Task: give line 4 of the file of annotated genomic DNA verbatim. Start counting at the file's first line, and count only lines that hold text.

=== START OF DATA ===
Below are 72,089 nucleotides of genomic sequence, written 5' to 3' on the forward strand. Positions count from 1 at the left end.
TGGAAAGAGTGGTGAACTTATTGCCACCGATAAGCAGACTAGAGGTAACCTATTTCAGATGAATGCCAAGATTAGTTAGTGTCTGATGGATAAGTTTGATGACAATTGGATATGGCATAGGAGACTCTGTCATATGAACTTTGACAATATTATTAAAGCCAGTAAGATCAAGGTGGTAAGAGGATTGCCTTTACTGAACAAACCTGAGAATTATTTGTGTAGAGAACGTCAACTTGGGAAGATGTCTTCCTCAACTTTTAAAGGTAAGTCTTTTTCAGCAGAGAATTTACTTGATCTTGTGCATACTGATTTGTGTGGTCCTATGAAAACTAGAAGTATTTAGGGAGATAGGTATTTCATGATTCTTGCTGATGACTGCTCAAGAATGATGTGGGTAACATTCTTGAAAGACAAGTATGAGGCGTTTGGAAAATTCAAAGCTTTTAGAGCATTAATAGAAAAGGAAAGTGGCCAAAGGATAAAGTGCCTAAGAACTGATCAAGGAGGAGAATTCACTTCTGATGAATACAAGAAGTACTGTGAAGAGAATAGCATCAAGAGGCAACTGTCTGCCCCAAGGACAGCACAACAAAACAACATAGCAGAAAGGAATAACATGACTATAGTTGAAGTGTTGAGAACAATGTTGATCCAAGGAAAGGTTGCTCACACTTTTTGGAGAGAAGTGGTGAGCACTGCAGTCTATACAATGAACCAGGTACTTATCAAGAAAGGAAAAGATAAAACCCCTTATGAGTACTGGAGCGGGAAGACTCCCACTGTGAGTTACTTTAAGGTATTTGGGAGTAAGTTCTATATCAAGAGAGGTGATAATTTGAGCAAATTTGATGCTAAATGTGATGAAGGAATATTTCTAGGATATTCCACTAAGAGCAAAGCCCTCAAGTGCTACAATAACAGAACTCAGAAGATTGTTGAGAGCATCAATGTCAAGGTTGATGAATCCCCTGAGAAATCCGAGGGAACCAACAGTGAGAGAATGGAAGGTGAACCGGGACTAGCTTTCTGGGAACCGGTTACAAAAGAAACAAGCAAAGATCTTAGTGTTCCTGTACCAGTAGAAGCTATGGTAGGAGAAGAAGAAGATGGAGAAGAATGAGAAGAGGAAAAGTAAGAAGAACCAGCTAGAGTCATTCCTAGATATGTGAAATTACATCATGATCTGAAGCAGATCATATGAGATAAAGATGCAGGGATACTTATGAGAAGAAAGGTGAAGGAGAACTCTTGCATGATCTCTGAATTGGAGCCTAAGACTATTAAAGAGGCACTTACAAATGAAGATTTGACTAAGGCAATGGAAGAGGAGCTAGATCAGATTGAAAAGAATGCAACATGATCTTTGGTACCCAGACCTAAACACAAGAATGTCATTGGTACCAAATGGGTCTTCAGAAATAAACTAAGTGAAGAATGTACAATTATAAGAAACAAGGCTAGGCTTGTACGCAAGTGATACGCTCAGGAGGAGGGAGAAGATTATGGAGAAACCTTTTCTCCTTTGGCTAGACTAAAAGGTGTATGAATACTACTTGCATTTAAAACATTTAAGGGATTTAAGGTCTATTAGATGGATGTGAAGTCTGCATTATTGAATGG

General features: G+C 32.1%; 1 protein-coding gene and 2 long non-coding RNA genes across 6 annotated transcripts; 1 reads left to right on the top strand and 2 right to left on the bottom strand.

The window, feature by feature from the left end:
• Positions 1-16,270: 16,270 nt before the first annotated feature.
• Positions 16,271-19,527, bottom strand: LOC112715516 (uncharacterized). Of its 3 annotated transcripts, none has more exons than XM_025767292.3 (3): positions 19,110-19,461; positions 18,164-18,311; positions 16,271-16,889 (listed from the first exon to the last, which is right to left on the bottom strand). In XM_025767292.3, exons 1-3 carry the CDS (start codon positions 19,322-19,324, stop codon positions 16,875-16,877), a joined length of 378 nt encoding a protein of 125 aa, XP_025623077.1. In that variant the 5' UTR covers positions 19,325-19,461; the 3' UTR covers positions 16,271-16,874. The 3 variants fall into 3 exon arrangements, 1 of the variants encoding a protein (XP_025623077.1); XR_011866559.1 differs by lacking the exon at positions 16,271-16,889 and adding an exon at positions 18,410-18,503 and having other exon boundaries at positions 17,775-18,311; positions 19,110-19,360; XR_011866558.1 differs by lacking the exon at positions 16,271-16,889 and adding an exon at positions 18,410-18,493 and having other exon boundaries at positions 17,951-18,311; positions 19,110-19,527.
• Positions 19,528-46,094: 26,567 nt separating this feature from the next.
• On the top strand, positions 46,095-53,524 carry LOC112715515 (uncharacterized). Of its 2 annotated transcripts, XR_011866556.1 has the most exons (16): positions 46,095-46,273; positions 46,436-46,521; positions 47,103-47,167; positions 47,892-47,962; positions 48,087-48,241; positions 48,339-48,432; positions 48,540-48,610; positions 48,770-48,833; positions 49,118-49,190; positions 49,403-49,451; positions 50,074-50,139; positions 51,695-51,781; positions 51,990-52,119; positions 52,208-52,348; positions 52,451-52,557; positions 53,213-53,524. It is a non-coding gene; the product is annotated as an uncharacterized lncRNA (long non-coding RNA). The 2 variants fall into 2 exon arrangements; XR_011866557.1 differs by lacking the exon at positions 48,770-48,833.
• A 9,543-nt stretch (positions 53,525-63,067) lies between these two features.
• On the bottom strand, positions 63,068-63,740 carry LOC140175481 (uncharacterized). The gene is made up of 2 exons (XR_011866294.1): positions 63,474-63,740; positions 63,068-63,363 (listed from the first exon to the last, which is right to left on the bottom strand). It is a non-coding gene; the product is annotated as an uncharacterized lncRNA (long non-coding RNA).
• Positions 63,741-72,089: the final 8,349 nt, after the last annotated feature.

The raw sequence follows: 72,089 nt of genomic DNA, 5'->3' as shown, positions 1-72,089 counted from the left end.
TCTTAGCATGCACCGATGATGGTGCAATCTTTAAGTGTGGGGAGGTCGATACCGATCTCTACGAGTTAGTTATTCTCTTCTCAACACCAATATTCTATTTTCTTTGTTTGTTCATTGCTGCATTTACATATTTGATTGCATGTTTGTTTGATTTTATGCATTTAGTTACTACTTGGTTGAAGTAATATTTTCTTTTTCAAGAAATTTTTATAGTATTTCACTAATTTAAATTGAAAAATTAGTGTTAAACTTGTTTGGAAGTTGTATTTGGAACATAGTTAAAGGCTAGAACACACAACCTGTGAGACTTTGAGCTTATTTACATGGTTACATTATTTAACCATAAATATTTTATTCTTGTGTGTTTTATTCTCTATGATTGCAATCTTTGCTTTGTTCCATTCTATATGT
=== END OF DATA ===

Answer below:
The window, feature by feature from the left end: